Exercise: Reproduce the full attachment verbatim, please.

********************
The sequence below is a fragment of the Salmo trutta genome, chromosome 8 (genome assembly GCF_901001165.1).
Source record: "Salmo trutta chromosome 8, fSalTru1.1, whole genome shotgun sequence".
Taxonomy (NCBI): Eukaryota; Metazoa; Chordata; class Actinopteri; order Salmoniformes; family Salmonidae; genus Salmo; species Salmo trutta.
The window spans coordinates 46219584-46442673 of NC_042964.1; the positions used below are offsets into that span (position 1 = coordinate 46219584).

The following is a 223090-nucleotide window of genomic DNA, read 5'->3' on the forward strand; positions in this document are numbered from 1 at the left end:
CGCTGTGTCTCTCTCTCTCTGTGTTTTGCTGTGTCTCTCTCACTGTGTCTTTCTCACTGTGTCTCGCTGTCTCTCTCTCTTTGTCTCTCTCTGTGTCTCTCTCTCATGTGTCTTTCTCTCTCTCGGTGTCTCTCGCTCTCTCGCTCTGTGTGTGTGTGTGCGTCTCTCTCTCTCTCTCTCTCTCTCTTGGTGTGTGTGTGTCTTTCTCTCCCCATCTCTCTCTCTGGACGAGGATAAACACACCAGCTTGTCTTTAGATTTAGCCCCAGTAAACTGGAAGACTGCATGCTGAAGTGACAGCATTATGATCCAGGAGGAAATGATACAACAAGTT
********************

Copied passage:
The sequence below is a fragment of the Salmo trutta genome, chromosome 8 (genome assembly GCF_901001165.1).
Source record: "Salmo trutta chromosome 8, fSalTru1.1, whole genome shotgun sequence".
Taxonomy (NCBI): Eukaryota; Metazoa; Chordata; class Actinopteri; order Salmoniformes; family Salmonidae; genus Salmo; species Salmo trutta.
The window spans coordinates 46219584-46442673 of NC_042964.1; the positions used below are offsets into that span (position 1 = coordinate 46219584).

The following is a 223090-nucleotide window of genomic DNA, read 5'->3' on the forward strand; positions in this document are numbered from 1 at the left end:
CGCTGTGTCTCTCTCTCTCTGTGTTTTGCTGTGTCTCTCTCACTGTGTCTTTCTCACTGTGTCTCGCTGTCTCTCTCTCTTTGTCTCTCTCTGTGTCTCTCTCTCATGTGTCTTTCTCTCTCTCGGTGTCTCTCGCTCTCTCGCTCTGTGTGTGTGTGTGCGTCTCTCTCTCTCTCTCTCTCTCTCTTGGTGTGTGTGTGTCTTTCTCTCCCCATCTCTCTCTCTGGACGAGGATAAACACACCAGCTTGTCTTTAGATTTAGCCCCAGTAAACTGGAAGACTGCATGCTGAAGTGACAGCATTATGATCCAGGAGGAAATGATACAACAAGTT